Letter to the Editor
Right of Seniors to a Dignified Life
“The social wealth workers produce is a continuum in the modern socialized economy that goes towards individual well-being and the collective well-being of all members of society. Working people obviously fulfil their duty to work or the economy would have totally collapsed. By fulfilling that duty, they have the right to live in dignity from birth to passing away.” (Renewal Update No. 33, October 13, 2019)
I wanted to thank Renewal Update for raising a very serious question which is completely off the radar during these elections and that is the rights of the elderly to retire in security and dignity. The plight of the elderly is multifaceted mainly because of the fact that basic human rights with regards to health services, to housing and to financial security are trampled in the mud by those who claim to “represent” us, much in the way a lawyer represents someone and the person “represented” no longer has a word to say on the matter at hand.
At retirement, we quickly discover that nothing is made easy for someone who has fulfilled one’s duty to work a great part of one’s life. It’s up to that person to defend his or her dignity on an almost daily basis. Often it is presented that retirees who find part-time jobs after a lifetime of being part of the workforce do it as leisure, but for many, this is far from being the case. It is a necessity. Among other things, why should a worker’s income from his retirement pension and other pension plans be taxed? Another problem is the price of housing. In the Outaouais region, the housing crisis is partly due to the fact that apartments and houses are not affordable, and that is especially true for someone living alone. As for residences, they are also, for the most part, incredibly unaffordable, especially for someone living solely on the Canada and Quebec pension plan. It is interesting to note that one of the bigger companies providing residence services, Chartwell Retirement Residences, was formally called Chartwell Seniors Housing Real Estate Investment Trust. This says a lot about the state of the economy today where everything is run through investment conglomerates, the likes of which consider workers as costs, the elderly purely and simply as a source of revenue and the social wealth the workers produce as something put at their disposal to run away with. Another difficulty, of course, is access to health care. The elderly are often the most vulnerable in a context of emergency wait times, lack of hospital beds, etc. As for those who want to resort to alternative medicines, these are not covered.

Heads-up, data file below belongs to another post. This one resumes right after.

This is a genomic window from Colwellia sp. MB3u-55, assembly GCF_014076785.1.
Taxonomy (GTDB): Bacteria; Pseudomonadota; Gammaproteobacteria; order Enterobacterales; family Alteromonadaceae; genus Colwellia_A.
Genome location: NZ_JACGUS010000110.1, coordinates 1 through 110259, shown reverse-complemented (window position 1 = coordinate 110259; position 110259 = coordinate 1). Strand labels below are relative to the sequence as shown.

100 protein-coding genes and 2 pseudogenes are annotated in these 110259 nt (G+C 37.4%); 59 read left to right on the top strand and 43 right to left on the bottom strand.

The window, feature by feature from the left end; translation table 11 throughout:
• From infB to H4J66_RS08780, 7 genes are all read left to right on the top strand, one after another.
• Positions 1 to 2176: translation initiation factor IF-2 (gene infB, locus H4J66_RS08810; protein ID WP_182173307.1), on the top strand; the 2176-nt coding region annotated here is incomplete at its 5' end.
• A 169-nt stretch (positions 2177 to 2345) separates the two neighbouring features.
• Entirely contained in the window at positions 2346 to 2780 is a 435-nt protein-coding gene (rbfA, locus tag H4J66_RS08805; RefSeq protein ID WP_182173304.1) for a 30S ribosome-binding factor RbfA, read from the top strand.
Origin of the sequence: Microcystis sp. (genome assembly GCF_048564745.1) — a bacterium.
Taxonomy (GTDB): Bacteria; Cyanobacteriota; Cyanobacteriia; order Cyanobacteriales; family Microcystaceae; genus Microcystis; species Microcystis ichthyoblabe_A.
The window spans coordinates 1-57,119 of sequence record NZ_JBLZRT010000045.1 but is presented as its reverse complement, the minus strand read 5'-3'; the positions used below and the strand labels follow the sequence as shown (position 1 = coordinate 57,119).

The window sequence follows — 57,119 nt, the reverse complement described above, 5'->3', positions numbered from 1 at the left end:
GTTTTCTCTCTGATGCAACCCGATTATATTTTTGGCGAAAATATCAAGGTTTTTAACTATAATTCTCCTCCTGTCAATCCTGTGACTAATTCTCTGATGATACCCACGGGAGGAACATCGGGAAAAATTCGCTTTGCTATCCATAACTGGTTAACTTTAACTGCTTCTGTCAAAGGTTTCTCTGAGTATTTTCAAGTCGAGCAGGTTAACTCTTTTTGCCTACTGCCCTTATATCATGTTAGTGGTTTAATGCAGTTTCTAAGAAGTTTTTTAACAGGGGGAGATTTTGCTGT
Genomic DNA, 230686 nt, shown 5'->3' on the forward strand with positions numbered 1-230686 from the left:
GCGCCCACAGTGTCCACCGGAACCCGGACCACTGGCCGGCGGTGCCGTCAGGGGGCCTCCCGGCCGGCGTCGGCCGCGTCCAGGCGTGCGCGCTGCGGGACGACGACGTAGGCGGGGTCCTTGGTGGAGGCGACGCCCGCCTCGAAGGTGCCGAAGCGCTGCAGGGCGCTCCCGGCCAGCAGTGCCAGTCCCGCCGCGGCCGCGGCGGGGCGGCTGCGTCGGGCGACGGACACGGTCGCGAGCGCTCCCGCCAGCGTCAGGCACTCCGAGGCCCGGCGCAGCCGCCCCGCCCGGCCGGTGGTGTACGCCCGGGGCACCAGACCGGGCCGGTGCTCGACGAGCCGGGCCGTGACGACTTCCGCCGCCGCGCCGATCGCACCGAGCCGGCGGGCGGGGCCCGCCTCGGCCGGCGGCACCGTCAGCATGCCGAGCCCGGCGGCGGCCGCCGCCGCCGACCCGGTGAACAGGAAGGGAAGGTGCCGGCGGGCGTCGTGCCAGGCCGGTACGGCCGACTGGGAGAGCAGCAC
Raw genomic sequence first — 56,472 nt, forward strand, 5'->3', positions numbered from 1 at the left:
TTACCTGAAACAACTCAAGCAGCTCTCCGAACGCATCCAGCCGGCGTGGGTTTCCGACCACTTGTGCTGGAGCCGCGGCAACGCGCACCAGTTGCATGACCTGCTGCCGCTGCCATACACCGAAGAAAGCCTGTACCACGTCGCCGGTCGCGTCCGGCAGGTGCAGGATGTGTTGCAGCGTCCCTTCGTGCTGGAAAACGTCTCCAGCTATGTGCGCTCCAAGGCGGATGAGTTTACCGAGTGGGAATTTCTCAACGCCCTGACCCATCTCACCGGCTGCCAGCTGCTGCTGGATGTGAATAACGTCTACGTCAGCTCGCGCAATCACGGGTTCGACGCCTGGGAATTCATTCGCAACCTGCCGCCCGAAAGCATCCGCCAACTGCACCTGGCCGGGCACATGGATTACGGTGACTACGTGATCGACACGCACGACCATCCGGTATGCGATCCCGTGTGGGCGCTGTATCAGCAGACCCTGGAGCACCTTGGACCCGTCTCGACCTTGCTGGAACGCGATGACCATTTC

What I appreciate above all in the way Renewal Update raises the issue is the call to organize, because as for all other members of society, the only way to defend our dignity and our right to security in retirement is to continue taking up the banner of the struggle in defence of the rights of all.
A reader in Gatineau